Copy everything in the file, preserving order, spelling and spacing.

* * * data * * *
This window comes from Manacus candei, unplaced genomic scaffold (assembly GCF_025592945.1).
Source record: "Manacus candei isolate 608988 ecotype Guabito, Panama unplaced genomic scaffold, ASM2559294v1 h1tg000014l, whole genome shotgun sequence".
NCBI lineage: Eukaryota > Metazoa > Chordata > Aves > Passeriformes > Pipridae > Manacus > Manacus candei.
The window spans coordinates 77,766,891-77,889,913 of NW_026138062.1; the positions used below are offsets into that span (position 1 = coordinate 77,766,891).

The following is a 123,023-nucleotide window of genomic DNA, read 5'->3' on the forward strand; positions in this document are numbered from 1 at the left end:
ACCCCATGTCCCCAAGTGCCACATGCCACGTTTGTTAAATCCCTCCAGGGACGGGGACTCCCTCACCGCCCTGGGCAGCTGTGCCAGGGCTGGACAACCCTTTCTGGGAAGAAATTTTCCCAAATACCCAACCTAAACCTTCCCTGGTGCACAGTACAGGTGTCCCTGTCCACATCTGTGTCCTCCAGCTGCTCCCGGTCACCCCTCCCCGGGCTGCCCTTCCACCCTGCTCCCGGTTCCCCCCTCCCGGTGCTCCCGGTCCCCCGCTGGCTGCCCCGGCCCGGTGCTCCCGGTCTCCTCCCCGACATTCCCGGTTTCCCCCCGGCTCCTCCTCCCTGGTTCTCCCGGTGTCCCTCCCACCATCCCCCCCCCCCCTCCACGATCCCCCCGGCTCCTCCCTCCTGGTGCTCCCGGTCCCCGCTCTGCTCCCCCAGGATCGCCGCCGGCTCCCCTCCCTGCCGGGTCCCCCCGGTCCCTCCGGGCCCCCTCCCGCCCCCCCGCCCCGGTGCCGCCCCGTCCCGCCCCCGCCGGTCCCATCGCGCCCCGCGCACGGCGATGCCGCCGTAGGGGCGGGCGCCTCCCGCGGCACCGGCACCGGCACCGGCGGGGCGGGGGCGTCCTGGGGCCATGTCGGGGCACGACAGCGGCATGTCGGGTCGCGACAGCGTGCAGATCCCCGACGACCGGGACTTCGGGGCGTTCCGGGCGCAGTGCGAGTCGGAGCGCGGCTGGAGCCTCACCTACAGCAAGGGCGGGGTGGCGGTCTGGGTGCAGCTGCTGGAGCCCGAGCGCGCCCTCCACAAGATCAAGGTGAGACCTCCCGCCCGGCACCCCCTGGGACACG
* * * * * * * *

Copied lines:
This window comes from Manacus candei, unplaced genomic scaffold (assembly GCF_025592945.1).
Source record: "Manacus candei isolate 608988 ecotype Guabito, Panama unplaced genomic scaffold, ASM2559294v1 h1tg000014l, whole genome shotgun sequence".
NCBI lineage: Eukaryota > Metazoa > Chordata > Aves > Passeriformes > Pipridae > Manacus > Manacus candei.
The window spans coordinates 77,766,891-77,889,913 of NW_026138062.1; the positions used below are offsets into that span (position 1 = coordinate 77,766,891).

The following is a 123,023-nucleotide window of genomic DNA, read 5'->3' on the forward strand; positions in this document are numbered from 1 at the left end:
ACCCCATGTCCCCAAGTGCCACATGCCACGTTTGTTAAATCCCTCCAGGGACGGGGACTCCCTCACCGCCCTGGGCAGCTGTGCCAGGGCTGGACAACCCTTTCTGGGAAGAAATTTTCCCAAATACCCAACCTAAACCTTCCCTGGTGCACAGTACAGGTGTCCCTGTCCACATCTGTGTCCTCCAGCTGCTCCCGGTCACCCCTCCCCGGGCTGCCCTTCCACCCTGCTCCCGGTTCCCCCCTCCCGGTGCTCCCGGTCCCCCGCTGGCTGCCCCGGCCCGGTGCTCCCGGTCTCCTCCCCGACATTCCCGGTTTCCCCCCGGCTCCTCCTCCCTGGTTCTCCCGGTGTCCCTCCCACCATCCCCCCCCCCCCTCCACGATCCCCCCGGCTCCTCCCTCCTGGTGCTCCCGGTCCCCGCTCTGCTCCCCCAGGATCGCCGCCGGCTCCCCTCCCTGCCGGGTCCCCCCGGTCCCTCCGGGCCCCCTCCCGCCCCCCCGCCCCGGTGCCGCCCCGTCCCGCCCCCGCCGGTCCCATCGCGCCCCGCGCACGGCGATGCCGCCGTAGGGGCGGGCGCCTCCCGCGGCACCGGCACCGGCACCGGCGGGGCGGGGGCGTCCTGGGGCCATGTCGGGGCACGACAGCGGCATGTCGGGTCGCGACAGCGTGCAGATCCCCGACGACCGGGACTTCGGGGCGTTCCGGGCGCAGTGCGAGTCGGAGCGCGGCTGGAGCCTCACCTACAGCAAGGGCGGGGTGGCGGTCTGGGTGCAGCTGCTGGAGCCCGAGCGCGCCCTCCACAAGATCAAGGTGAGACCTCCCGCCCGGCACCCCCTGGGACACG